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Trump’s move to cut WHO funding shows US’s hegemonic mindset: China

China's Ministry of Foreign Affairs spokesman Geng Shuang answers a question during a briefing in Beijing on November 28, 2019. (Photo by AFP)

China has blasted the United States for its move to halt funding to the World Health Organization (WHO) amid global fight against the new coronavirus pandemic, saying the measure reflects Washington’s typical hegemonic mindset.

Chinese Foreign Ministry Spokesman Geng Shuang made the comments at a press conference in the capital Beijing on Tuesday, after US President Donald Trump froze his country’s financial support to the WHO over accusations of covering up China’s coronavirus figures.

Washington contributed $400 million to the WHO last year, roughly 15% of its budget.

"The United State believes the WHO should follow its command because it's the largest financial contributor to the organization. This is a typical hegemonic mindset. The US has decided to halt its funding to the WHO as the organization takes an objective and impartial position instead of pandering to the United States. This is typical threatening and blackmailing,” Geng said.

“The US's attack and slander on the WHO is ungrounded, and, more significantly, its exertion of pressure and intimidation are unpopular," he added.

The Chinese foreign ministry spokesman also stressed that Beijing has always thrown its weight behind the “leading role” of the UN body in promoting public health throughout the world.

"China has always firmly supported the leading role of the WHO in promoting public health around the globe. China is also willing to intensify its support for the WHO through multiple channels,” Geng said.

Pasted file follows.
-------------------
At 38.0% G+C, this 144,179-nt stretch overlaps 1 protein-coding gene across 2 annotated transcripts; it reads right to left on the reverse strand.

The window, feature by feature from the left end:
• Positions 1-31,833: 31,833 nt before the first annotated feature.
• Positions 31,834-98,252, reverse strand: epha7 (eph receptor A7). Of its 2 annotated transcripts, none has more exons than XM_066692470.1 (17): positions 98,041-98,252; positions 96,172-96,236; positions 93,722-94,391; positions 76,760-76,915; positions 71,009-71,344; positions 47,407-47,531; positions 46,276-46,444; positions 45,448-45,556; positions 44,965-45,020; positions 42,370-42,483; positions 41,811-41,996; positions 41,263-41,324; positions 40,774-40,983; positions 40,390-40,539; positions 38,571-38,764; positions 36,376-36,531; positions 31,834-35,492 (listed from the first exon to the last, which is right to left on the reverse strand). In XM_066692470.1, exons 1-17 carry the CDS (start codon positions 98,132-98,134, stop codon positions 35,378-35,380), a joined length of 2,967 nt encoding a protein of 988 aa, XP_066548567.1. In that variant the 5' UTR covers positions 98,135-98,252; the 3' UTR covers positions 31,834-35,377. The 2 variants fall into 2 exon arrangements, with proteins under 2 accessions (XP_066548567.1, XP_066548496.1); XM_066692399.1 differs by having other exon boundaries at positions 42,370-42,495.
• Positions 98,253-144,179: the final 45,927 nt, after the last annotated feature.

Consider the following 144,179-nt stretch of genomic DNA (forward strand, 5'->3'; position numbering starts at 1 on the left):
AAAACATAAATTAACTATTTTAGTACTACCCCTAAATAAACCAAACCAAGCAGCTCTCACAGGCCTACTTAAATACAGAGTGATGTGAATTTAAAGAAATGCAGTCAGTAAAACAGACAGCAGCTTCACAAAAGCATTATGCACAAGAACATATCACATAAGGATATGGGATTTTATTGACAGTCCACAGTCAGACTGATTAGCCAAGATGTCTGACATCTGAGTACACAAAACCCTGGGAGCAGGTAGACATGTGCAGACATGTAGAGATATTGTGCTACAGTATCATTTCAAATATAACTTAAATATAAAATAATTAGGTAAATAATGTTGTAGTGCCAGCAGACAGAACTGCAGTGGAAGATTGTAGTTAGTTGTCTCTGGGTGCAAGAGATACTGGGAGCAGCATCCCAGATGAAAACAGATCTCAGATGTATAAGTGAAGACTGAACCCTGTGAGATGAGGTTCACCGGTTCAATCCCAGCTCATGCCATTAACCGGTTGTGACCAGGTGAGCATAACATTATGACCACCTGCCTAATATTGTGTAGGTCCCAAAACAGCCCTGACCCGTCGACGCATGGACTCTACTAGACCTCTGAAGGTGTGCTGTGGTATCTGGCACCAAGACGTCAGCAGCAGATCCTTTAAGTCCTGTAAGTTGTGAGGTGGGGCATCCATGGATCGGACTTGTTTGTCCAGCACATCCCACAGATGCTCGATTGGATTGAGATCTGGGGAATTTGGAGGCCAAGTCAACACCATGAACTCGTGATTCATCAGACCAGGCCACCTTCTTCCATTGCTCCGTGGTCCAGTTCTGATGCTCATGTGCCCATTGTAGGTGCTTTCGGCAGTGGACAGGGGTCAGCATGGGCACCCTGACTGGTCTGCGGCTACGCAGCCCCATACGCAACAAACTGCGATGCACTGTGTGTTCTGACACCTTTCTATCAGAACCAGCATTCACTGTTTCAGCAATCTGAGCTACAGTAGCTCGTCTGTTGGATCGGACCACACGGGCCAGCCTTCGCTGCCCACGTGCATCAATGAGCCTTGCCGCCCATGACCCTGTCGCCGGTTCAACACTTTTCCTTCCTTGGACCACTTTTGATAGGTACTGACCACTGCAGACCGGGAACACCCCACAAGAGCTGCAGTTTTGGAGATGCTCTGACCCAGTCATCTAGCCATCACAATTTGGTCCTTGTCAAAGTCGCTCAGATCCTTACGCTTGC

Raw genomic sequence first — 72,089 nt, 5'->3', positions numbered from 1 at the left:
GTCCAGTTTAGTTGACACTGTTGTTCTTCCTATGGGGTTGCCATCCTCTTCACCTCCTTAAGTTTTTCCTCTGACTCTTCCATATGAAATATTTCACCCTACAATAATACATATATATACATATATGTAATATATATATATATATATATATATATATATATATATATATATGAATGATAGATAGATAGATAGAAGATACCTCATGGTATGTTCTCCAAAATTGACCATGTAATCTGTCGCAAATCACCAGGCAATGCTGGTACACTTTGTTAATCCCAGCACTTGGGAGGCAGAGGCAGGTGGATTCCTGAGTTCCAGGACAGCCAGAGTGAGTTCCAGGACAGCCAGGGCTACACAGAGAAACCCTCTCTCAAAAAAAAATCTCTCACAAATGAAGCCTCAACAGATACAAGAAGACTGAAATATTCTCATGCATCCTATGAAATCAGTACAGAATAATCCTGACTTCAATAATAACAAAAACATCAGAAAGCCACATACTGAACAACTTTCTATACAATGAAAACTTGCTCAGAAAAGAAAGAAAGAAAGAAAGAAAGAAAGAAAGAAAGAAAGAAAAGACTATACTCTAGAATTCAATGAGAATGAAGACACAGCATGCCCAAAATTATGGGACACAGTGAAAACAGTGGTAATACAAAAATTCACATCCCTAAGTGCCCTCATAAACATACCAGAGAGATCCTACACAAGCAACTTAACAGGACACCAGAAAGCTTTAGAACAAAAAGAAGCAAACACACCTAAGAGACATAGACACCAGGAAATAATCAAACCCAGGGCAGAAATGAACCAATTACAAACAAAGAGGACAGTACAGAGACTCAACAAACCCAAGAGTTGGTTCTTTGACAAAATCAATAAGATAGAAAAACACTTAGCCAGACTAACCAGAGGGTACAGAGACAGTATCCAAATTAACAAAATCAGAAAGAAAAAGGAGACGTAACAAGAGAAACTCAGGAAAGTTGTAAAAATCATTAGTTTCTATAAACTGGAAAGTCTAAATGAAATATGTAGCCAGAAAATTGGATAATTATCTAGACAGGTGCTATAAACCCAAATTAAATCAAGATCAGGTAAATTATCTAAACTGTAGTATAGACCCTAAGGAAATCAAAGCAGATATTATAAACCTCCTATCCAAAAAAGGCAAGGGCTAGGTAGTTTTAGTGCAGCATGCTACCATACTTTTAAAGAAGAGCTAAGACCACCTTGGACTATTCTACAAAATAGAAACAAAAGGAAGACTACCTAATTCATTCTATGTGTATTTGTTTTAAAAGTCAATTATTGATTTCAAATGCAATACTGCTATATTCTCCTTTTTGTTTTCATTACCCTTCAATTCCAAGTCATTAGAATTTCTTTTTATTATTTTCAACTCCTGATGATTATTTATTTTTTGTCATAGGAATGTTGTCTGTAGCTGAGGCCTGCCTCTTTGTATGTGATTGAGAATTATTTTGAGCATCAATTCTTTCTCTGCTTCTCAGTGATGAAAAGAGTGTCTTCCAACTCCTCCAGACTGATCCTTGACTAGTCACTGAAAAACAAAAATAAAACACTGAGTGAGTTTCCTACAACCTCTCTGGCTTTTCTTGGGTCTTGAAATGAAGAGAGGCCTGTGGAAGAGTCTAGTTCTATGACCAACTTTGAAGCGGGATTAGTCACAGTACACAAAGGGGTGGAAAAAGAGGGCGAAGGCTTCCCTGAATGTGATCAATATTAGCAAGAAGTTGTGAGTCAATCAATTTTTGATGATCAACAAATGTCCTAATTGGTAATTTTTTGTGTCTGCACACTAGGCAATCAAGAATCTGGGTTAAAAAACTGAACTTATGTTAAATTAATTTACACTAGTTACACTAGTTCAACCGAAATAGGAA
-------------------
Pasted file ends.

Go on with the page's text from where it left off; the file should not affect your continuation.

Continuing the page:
“At the critical juncture of fighting the pandemic worldwide, backing the WHO means safeguarding the role and function of the United Nations, the principles and visions of multilateralism, as well as the unity and cooperation of the international community. This is vital for winning the battle against the pandemic worldwide," he added.

The US’s move to halt funding to the WHO earlier in the month drew harsh international reactions, with the European Union, the African Union, France and Germany criticizing Trump for the abrupt decision.

Trump has on several occasions accused the WHO of siding with China and reliance on Chinese data, blaming it for “all sorts of false information about transmission and mortality” that was circulated amid initial reports on the flu-like pathogen.

The White House has been seeking to deflect criticism of its own sluggish response to the COVID-19 crisis by putting too much emphasis on the virus’s likely origins in China, with Trump and other US officials, including Secretary of State Mike Pompeo, referring to the coronavirus as the “Chinese virus.”

There have been more than 2,550,000 confirmed cases of infection across the world, with the death toll going well beyond 170,000 on Tuesday.

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